They say idle hands are the devil’s workshop, and that’s just what Salem police and officials are trying to avoid during Halloween weekend. Salem police are bracing for crowds up to 100,000 on Saturday and up to 30,000 on Friday.
They say idle hands are the devil’s workshop, and that’s just what Salem police and officials are trying to avoid during Halloween weekend.
A bored crowd is potentially a dangerous crowd, said Capt. Brian Gilligan, who oversees Halloween operations for Salem police, which is why it’s so important that police coordinate their efforts along with those of the tourism and business community and city leaders.
This year the city’s strategic planning may be especially important, given that the big night falls on a Saturday, and one with good weather forecasts to boot. Salem police are bracing for crowds up to 100,000 on Saturday and up to 30,000 on Friday.
“Obviously the challenge this year is two nights in a row. It’s a 48-hour ramp-up,” said Paul Tucker, who, although he’s long played a key role in Halloween planning, is about to have his first Halloween as police chief.
Salem always gets help from the police in area communities on Halloween night —150 to 200 officers in total are expected to be on duty Saturday. This year, Salem will also supplement the city’s force with out-of-town officers on Friday.
For the first time, Salem police will be keeping an eye in the sky on Halloween night, thanks to the use of a privately owned helicopter (police declined to name the donor). An officer will monitor traffic and crowds from the copter, police said.
Public safety planning begins each year on the first business day after Halloween, as city officials and police examine “what went wrong, what went right,” Gilligan said Wednesday at a meeting at the police station.
What went right last year, officials said, was the City Council’s decision to triple fines throughout October, raising them to $300 in some cases, for infractions like public drinking, vandalism and disorderly conduct. The increased fines keep the cell blocks free for more serious offenders, Gilligan said, and are a powerful disincentive for misbehavior. With word spreading about the fines, officials expect the fines will be even more effective in their second year.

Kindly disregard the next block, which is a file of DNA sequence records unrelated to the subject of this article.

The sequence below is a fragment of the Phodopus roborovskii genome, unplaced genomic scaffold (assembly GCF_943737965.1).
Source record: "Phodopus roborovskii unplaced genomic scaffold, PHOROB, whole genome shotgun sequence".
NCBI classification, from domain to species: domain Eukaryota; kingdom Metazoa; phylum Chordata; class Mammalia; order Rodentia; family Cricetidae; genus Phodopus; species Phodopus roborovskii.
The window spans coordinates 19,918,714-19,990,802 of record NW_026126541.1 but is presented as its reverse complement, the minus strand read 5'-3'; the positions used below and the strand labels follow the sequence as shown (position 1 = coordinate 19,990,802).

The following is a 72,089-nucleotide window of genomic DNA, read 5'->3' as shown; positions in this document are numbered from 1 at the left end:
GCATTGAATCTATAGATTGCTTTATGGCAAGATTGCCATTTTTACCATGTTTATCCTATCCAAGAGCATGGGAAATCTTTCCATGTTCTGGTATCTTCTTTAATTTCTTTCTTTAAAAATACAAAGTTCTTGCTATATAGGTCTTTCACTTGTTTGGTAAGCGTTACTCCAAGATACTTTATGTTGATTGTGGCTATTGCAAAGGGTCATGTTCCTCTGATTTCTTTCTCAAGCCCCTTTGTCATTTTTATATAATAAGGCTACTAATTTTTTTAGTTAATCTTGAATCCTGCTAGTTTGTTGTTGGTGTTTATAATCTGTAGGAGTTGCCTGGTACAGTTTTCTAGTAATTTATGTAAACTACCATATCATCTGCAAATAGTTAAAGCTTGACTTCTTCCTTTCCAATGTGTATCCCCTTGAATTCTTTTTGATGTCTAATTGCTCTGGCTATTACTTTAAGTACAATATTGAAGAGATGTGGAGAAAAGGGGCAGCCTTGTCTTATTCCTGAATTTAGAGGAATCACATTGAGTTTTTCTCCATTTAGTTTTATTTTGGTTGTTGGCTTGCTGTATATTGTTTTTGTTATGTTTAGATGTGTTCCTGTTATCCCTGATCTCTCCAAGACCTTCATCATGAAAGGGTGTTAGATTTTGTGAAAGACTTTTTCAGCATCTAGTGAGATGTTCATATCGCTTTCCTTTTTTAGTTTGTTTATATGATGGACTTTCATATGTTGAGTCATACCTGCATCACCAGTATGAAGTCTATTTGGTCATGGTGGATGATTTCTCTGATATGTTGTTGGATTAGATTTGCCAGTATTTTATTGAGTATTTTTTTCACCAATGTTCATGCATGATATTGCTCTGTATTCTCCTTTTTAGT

Just like last year, downtown liquor stores are asked not to sell miniature “nip” alcohol bottles, and lines outside establishments will be dispersed to avoid altercations.
As for keeping crowds occupied, the Fiesta Shows carnival will return to Derby Street, there will be music and events on the Essex Street Pedestrian Mall and family activities on Salem Common, like a hay-bale maze and a build-a-scarecrow booth. Haunted Happenings is intended to be a family-style event, Gilligan said.
Nonetheless, he acknowledged, “Treats are a big part of Halloween, but tricks are too. That’s kind of what makes it a unique event.”
The tendency toward mischief is why the police divide the city into five divisions, each staffed for its particular needs, with detectives and K-9 units and motorcycles or ATVs. It’s the reason there will be plainclothes officers spread around the downtown, and why police will keep tabs on the handful of surveillance cameras that exist in the downtown.
It’s also the reason Salem works with the agencies like the Essex County Sheriff’s Office and NEMLEC (North Eastern Massachusetts Law Enforcement Council), so they have the equipment and trained officers required if police need to take extreme measures, like using pepper ball guns or tear gas.
Key to the success of the night, officials said, are the closing festivities. Last year’s closing “was the easiest it’s ever been in the history of the event,” Gilligan said, thanks to the fireworks and entertainment set up on Washington Street, where police could easily herd crowds to the MBTA station at the end of the night.
The city is again staging end-of-the-night activities on Washington Street, and is supplementing it this year with a concert by the Dave Matthews cover band Dancing Nancy, sponsored by the 92.9 radio station. The station has been publicizing the event, and held a contest to select an opening band, DicknJane.
The entire event ends at 11 p.m., when police officially shut down the city. As usual, they’ll have help from mounted police. This year, however, the cavalry is supplied by Plymouth County police and is expected to include eight to 10 horses.
Visitors should leave their fake weapons at home if they don’t want them confiscated (and real ones, too, of course). And they should remember, Gilligan said, that the Witch City shuts down relatively early: guests need to arrive early if they want to enjoy themselves.
“Don’t come here at 9, 10 at night thinking you’re going to get into an event, a restaurant, a bar,” he said.